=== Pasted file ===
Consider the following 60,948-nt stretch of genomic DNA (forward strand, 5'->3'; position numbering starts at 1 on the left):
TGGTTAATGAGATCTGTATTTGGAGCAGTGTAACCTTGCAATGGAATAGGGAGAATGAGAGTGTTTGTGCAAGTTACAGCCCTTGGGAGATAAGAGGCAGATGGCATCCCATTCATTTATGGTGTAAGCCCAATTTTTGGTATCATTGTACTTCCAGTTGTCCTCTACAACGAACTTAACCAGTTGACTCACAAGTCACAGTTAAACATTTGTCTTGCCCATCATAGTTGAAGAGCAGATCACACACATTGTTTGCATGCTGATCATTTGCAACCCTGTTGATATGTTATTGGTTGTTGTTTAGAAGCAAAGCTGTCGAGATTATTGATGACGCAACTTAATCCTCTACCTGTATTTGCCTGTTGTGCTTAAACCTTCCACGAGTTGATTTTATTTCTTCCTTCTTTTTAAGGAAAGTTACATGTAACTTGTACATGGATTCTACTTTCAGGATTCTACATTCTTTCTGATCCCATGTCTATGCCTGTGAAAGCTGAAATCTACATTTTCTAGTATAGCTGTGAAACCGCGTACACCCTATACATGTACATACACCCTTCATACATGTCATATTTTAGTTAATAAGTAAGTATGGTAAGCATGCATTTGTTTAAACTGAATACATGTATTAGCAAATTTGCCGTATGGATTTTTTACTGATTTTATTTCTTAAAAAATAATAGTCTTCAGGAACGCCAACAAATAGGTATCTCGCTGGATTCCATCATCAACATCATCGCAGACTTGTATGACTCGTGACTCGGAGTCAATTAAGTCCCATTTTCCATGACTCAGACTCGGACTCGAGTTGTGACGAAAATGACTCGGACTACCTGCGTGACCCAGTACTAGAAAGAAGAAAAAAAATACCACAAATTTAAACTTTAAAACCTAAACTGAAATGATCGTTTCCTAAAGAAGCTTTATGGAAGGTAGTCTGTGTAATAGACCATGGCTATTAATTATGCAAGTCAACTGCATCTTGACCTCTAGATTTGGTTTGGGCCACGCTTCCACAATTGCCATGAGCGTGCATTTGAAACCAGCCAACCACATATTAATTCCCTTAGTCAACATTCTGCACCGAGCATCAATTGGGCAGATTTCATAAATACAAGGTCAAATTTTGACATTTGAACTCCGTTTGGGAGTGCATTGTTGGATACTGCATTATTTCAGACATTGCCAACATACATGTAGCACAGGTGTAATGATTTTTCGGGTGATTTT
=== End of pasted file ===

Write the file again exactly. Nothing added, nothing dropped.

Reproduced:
Consider the following 60,948-nt stretch of genomic DNA (forward strand, 5'->3'; position numbering starts at 1 on the left):
TGGTTAATGAGATCTGTATTTGGAGCAGTGTAACCTTGCAATGGAATAGGGAGAATGAGAGTGTTTGTGCAAGTTACAGCCCTTGGGAGATAAGAGGCAGATGGCATCCCATTCATTTATGGTGTAAGCCCAATTTTTGGTATCATTGTACTTCCAGTTGTCCTCTACAACGAACTTAACCAGTTGACTCACAAGTCACAGTTAAACATTTGTCTTGCCCATCATAGTTGAAGAGCAGATCACACACATTGTTTGCATGCTGATCATTTGCAACCCTGTTGATATGTTATTGGTTGTTGTTTAGAAGCAAAGCTGTCGAGATTATTGATGACGCAACTTAATCCTCTACCTGTATTTGCCTGTTGTGCTTAAACCTTCCACGAGTTGATTTTATTTCTTCCTTCTTTTTAAGGAAAGTTACATGTAACTTGTACATGGATTCTACTTTCAGGATTCTACATTCTTTCTGATCCCATGTCTATGCCTGTGAAAGCTGAAATCTACATTTTCTAGTATAGCTGTGAAACCGCGTACACCCTATACATGTACATACACCCTTCATACATGTCATATTTTAGTTAATAAGTAAGTATGGTAAGCATGCATTTGTTTAAACTGAATACATGTATTAGCAAATTTGCCGTATGGATTTTTTACTGATTTTATTTCTTAAAAAATAATAGTCTTCAGGAACGCCAACAAATAGGTATCTCGCTGGATTCCATCATCAACATCATCGCAGACTTGTATGACTCGTGACTCGGAGTCAATTAAGTCCCATTTTCCATGACTCAGACTCGGACTCGAGTTGTGACGAAAATGACTCGGACTACCTGCGTGACCCAGTACTAGAAAGAAGAAAAAAAATACCACAAATTTAAACTTTAAAACCTAAACTGAAATGATCGTTTCCTAAAGAAGCTTTATGGAAGGTAGTCTGTGTAATAGACCATGGCTATTAATTATGCAAGTCAACTGCATCTTGACCTCTAGATTTGGTTTGGGCCACGCTTCCACAATTGCCATGAGCGTGCATTTGAAACCAGCCAACCACATATTAATTCCCTTAGTCAACATTCTGCACCGAGCATCAATTGGGCAGATTTCATAAATACAAGGTCAAATTTTGACATTTGAACTCCGTTTGGGAGTGCATTGTTGGATACTGCATTATTTCAGACATTGCCAACATACATGTAGCACAGGTGTAATGATTTTTCGGGTGATTTT